American Sign language during disaster for deaf and dumb

We publish a simple dictionary-video for people which have to talk with deaf and dumb during an emergency. As you know catastrophe can strike at any time, anywhere. Imagine learning there was a major disaster near your home, but not having any reliable information about it. Imagine the fear and panic caused by a flood, hurricane, or wildfire. If you couldn’t communicate with anyone, would you know what to do? If your hard of hearing parent were in the disaster zone, would anyone help them?


In 2003, a Russian boarding school for deaf students caught fire in the middle of the night. In the old building, there were no flashing alarm lights or vibrating beds to awaken the students. There were no emergency precautions in place at all. Instead, 28 young boys lost their lives to the blaze, while teachers frantically ran room to room, desperately pulling children from their beds.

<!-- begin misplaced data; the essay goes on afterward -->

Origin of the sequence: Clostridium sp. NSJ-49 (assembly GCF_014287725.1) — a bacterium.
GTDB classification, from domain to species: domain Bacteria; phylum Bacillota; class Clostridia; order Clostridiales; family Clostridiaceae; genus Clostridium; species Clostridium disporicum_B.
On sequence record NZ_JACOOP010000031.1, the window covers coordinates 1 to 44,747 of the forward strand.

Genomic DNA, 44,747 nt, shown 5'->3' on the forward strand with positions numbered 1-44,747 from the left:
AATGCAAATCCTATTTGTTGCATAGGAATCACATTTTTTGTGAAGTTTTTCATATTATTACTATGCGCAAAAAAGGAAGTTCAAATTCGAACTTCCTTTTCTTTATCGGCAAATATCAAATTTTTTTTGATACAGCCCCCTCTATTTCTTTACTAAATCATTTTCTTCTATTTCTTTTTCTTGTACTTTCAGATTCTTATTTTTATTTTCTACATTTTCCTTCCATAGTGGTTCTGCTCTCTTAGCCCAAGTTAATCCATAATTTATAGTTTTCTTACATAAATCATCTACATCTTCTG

asl-closed-captioning-failThe severe lack of centralized emergency management provisions for the Deaf is alarming, and definitely unequal. While the hearing population gets bombarded with crisis updates across multiple media, to the point of redundancy; deaf citizens are left confused, trying to follow news reports without closed captioning or digging for info on the web. Deaf individuals are more likely to miss early warnings because they aren’t listening to the radio or television. Keeping up with real-time developments is difficult when you cannot just flip on the news, and relying on secondhand information from hearing citizens is hardly sufficient.  Following emergency situations, many deaf survivors report that they did not fully understand what occurred until a few days or even weeks later.
During the Hurricane Sandy press conferences, I had to firmly advocate for visibility on screen. What Mayor Bloomberg had to say was critical for New Yorkers to know, and it was my job to make sure that message was delivered to the deaf community. In the middle of a crisis, ASL interpreters cannot do our jobs from the sidelines! We should not have to insist on the importance of our role, and it is uncomfortable to defend yourself at a time when people may be in danger. Interpreters serve the community best when they are front and center. I have heard numerous reports of interpreters being present during press conferences, but being left out of the shot on air. How on Earth can an interpreter deliver a message to the deaf if he or she cannot be seen on TV?


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